Insisting on the Impossible: The Life of Edwin Land, Inventor of Instant Photography
DIANE Publishing Company, Jun 1, 2000 - 510 pages
The major innovations that Land was able to achieve in photography and optics carry priceless lessons for readers today. Second only to Edison in the number of patents he received (535), Land built a modest enterprise into a gigantic "invention factory," turning out not only polarizers and the first instant cameras, but also high-speed and X-ray film, ID systems, 3-D and instant movies, and military devices for night vision and aerial reconnaissance. As a scientist, Land developed a new theory of color vision; as a science advisor to Eisenhower during the Cold War he spearheaded the development of the U-2 spy plane and helped design NASA. "A heroic biography."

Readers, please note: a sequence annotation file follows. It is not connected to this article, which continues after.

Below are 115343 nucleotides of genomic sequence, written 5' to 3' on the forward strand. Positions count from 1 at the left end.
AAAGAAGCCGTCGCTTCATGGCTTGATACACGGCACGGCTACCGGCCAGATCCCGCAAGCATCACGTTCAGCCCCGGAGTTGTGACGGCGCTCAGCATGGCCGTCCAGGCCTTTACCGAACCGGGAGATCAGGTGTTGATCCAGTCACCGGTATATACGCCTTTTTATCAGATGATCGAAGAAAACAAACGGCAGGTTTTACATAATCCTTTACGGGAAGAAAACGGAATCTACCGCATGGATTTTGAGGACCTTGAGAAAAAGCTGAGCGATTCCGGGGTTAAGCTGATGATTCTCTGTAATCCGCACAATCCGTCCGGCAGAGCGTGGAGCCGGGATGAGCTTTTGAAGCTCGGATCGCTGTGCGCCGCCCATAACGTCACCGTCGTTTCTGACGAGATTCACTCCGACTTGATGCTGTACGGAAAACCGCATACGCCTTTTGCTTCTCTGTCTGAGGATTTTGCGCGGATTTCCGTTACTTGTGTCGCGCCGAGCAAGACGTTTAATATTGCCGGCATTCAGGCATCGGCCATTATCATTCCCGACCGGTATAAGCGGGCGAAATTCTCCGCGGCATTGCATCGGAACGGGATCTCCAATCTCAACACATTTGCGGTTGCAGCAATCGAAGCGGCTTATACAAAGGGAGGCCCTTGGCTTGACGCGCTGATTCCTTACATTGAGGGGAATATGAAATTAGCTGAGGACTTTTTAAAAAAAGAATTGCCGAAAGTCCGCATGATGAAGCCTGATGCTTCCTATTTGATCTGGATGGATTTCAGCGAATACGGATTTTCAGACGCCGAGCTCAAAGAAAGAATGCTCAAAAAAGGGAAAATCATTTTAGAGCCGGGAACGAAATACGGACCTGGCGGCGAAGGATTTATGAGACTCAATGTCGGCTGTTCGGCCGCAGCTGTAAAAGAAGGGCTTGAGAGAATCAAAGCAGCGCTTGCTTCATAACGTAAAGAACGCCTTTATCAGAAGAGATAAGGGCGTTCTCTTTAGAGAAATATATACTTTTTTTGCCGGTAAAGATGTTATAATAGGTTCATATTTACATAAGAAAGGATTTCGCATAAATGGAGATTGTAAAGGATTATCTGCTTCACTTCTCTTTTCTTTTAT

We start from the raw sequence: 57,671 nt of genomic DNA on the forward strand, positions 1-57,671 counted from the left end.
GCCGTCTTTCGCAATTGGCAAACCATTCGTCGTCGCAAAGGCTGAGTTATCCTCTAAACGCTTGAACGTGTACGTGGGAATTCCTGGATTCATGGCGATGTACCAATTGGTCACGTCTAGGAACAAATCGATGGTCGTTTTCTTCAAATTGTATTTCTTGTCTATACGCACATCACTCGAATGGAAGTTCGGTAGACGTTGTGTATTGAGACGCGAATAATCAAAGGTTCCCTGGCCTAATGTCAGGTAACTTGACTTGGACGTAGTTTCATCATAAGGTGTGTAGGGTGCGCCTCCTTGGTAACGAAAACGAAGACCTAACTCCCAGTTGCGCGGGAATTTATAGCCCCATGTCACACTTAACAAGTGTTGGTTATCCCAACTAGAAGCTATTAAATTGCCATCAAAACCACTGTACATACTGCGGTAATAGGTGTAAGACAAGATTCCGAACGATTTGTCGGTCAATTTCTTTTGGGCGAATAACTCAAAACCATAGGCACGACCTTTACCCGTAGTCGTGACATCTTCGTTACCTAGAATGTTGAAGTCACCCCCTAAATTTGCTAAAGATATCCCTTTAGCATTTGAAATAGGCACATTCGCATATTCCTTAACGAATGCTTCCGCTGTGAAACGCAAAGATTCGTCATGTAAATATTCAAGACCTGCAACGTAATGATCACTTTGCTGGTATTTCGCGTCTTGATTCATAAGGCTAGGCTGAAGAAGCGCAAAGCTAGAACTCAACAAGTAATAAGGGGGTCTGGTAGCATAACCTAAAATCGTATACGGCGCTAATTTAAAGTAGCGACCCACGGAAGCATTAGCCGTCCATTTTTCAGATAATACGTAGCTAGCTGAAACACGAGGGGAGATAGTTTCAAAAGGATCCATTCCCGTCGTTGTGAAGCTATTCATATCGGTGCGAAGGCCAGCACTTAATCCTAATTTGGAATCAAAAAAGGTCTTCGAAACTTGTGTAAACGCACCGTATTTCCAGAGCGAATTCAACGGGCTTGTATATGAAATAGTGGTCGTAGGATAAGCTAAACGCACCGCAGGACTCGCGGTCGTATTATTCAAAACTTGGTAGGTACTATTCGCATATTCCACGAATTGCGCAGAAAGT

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INSISTING ON THE IMPOSSIBLE: The Life of Edwin Land, Inventor of Instant PhotographyUser Review - Jane Doe - Kirkus
The life of Edwin Land could easily spring from one of Horatio Alger's stories. Son of a scrap-metal dealer, Land dropped out of Harvard to pursue the inventing bug and his dream of creating a cheap ... Read full review